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Old 13-03-2014, 14:14   #31
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Re: Bad MacGyvering ! Questionable Funny Repairs

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Originally Posted by HappyMdRSailor View Post
Holy Crap!

Are you serious???? You had a 3???

I have HUNDREDS of TR3 stories!!!!
Had a '60 TR3A... plus other TR's

First one being the look on my mothers face when I brought it home on a trailer... 2nd story is priceless.... The look again....

My brother and I were trying to unfreeze the engine by towing it behind our motorhome (picture a giant 70's thing... ridiculously hideous, with white, yellow and lime green stripes.... ).... And repeatedly dropping the clutch leaving 30 or so 10' skid marks all over the street!!!

Another method was required...

(Pics taken of an album... just before a car show... I'll find/scan more)
Ha! I've got tons more TR3 stories as well.

Someday I'll tell you the one about the trip back to Pittsburgh from Cleveland with a hole in a piston -- stopping at every exit for more motor oil -- and how the engine overheated without me knowing it because the temperature gauge didn't work and I couldn't see the steam for all the oil smoke. The overheated engine seized at 60 mph, and I was sure it was a goner, but -- after I got it cooled down enough to hold water (took an hour or so) -- it started right back up, and I made it to Pittsburgh. The engine in those things was a pre-WWII British Leyland tractor engine design that they pulled off the shelf after the war when the sports car market revived... bullet-proof!

... and then there was the time I ran over my own front bumper and the time it burned up while undergoing the state safety inspection.

Sorry for the thread diversion.
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Old 13-03-2014, 14:18   #32
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Re: Bad MacGyvering ! Questionable Funny Repairs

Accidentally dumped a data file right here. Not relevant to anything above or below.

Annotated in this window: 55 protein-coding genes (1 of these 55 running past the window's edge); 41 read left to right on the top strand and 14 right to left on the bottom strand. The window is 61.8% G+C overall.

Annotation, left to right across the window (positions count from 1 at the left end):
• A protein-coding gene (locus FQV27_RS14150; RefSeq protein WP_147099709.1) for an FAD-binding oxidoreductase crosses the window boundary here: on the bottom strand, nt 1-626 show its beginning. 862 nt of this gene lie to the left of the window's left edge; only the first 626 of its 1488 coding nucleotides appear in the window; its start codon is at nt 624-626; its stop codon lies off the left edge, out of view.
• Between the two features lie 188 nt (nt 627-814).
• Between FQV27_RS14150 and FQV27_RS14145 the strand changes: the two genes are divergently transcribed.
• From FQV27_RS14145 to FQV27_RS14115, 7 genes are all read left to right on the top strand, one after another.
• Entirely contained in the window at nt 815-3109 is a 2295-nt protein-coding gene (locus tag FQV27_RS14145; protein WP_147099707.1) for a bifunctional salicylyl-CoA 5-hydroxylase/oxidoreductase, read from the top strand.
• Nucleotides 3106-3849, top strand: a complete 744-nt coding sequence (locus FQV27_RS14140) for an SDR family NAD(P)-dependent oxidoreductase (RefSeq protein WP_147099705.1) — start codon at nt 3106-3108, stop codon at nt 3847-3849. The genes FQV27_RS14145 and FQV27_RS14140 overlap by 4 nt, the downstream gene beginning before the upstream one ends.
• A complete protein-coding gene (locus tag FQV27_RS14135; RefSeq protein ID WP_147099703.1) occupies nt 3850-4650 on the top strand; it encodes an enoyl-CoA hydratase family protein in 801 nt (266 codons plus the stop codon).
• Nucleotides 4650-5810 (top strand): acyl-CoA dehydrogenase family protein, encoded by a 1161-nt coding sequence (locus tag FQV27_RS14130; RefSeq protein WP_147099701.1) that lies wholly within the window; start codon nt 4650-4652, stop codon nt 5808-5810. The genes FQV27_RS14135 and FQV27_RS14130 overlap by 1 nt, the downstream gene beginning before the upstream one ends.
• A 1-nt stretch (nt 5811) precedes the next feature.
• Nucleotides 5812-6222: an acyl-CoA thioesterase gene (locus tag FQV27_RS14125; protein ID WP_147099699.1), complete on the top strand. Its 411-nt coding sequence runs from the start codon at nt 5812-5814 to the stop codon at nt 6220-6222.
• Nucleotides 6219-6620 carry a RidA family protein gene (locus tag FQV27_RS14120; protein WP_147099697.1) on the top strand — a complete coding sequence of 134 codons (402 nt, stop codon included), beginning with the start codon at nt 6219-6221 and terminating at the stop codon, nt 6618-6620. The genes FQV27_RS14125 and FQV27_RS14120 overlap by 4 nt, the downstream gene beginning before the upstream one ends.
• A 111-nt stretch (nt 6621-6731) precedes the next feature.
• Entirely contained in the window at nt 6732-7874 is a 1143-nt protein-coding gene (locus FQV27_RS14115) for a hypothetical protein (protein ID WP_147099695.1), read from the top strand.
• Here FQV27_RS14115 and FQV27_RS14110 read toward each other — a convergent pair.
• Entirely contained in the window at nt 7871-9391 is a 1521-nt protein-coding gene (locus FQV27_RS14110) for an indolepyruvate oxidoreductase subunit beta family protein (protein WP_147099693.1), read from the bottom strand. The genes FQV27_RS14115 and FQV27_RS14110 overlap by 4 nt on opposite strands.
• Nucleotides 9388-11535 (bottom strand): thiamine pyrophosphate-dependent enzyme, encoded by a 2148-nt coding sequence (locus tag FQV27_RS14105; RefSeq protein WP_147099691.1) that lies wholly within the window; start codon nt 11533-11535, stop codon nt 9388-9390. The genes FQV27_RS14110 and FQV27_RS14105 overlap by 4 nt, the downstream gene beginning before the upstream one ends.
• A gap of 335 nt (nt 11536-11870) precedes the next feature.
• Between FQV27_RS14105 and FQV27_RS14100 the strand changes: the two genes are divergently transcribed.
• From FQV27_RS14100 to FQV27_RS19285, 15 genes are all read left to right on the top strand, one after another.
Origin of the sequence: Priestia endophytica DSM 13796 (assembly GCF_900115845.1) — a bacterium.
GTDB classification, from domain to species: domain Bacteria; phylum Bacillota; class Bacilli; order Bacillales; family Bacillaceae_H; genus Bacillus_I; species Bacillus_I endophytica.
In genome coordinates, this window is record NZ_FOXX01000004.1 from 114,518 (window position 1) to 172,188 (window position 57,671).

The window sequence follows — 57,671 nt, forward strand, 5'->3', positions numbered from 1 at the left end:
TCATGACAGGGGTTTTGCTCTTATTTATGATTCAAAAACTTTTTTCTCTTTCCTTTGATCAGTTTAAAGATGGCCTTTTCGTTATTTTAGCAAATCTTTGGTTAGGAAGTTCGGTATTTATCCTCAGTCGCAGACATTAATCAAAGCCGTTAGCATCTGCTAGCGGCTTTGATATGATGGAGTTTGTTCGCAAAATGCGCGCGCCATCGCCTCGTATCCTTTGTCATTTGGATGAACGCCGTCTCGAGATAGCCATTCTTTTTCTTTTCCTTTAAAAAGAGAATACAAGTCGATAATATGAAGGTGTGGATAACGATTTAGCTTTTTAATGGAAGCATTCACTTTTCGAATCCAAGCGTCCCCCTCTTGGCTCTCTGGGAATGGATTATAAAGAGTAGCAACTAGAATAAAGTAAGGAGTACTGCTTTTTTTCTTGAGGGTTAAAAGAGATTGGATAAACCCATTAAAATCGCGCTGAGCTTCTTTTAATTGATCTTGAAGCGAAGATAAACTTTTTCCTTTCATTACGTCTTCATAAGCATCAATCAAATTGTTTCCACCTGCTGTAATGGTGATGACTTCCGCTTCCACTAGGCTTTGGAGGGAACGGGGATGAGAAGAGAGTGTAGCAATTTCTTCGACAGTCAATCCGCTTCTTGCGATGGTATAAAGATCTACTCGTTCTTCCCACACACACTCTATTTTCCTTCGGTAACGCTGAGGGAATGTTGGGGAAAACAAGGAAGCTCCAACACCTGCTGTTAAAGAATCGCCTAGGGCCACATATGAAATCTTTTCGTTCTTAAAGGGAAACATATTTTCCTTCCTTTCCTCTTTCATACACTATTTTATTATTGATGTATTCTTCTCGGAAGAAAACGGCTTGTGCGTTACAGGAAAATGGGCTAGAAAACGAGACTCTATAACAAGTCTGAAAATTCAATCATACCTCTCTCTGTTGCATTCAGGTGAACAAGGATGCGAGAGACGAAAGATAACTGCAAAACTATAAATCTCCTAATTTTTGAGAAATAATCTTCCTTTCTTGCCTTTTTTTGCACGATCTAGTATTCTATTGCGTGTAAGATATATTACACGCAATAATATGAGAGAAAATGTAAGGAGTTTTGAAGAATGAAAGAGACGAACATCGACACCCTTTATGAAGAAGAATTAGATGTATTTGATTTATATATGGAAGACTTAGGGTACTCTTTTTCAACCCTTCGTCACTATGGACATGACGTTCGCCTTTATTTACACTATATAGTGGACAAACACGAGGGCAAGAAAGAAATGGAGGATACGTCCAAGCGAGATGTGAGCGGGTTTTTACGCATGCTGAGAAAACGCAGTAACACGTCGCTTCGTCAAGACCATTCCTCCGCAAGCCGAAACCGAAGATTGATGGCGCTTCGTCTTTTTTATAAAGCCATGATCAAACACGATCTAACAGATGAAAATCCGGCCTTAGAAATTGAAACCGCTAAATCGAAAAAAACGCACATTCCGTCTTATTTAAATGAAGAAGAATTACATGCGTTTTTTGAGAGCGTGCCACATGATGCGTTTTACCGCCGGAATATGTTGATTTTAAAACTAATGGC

Great thread. Love it!
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Old 13-03-2014, 14:45   #33
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Re: Bad MacGyvering ! Questionable Funny Repairs

I had a triple-white 1965 Thunderbird convertible in college in the mid-70's that sucked oil. Sometimes had to be push started, which used to be possible with old automatic transmissions. Had to get to FL from TX for my summer job after finals, so added a couple of cans of STP, put a case of oil and more STP in the backseat and got a buddy to push start me. I added oil & STP at every fill up, never shutting the engine off until it died as I crossed the ICW bridge onto Amelia Island. Used almost the whole case of oil, but never saw a leak or smoke in 1,000 miles. The engine was toast, oil pump shaft had broken. Pulled the valve covers and that STP turned to gelatin on the valve train and in the pan, too. Bought another 390 in a junk yard for $125, swapped engines and drove it for two more years with no problems. Loved that car and still miss it.
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Old 13-03-2014, 15:05   #34
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Re: Bad MacGyvering ! Questionable Funny Repairs

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Originally Posted by HappyMdRSailor View Post
OK...

We sailors are a resourceful lot.... Our passion requires us to repair and refit quite a variety of things... Sometimes bandaging things temporarily just to get by until a proper repair can be done....

I consider my skill set in the MacGyvering field to be far better than most.... I've saved a boat by dewatering it with a jet ski.... Saved another at sea by repairing a fractured 2" rudderstock.... And Turned a V8 motor with a rod thrown out the side of the pan into V6, on the side of the road in the middle of the desert... Continuing 100 miles with a boat in tow....

That being said.... I get a huge laugh at myself when I effect a TRULY AWFUL repair....

_ _ _ _ _ _

Let me set the scene for the next one… 2 days ago there was a weather anomaly, and it was 78 degrees where I live… 3 weeks ago there was snow on the ground…. Sounds like????

I NEEEEEEEEEEED TO TAKE THE TRAILER BOAT FOR A SPIN ON THE LAKE!!!

Besides tossing all of the sails, sheets and crap in the boat.... One of the prep items was airing up the trailer tires (tyres for aussies and brits)… Well Hell if one of the valve stems didn’t split while doing this…. Taking the wheel to the shop meant 2 hrs less on the lake… I wouldn’t have it…. With no further adooooo…. I present…… The Redneck tire stem fix….




Now it’s your turn!

Show us your TRULY AWFUL repairs!!!


I haven't taken a pic of it, but this reminds me of a repair I did about 16 yrs ago. The car in the garage that I never drive started getting a slow leak on one tire/tyre.

I sprayed some soapy water and found that the rubber had separated from the valve stem and it was leaking just outside the threads. I put a couple of small zip ties on it and pumped it back up, and it's been holding air ever since! Normally I'd have a car up on blocks for long term storage, but these tires are probably 25-30 yrs old, so no sense even worrying about flat spots. They're holding air surprisingly well for that long with only 1 tire getting refilled. Tires made since then don't hold air anywhere near that well.


I had an axle nut come off of my Arctic Cat Wildcat 1000 deep in the sand dunes of Glamis, about 12 mi from camp.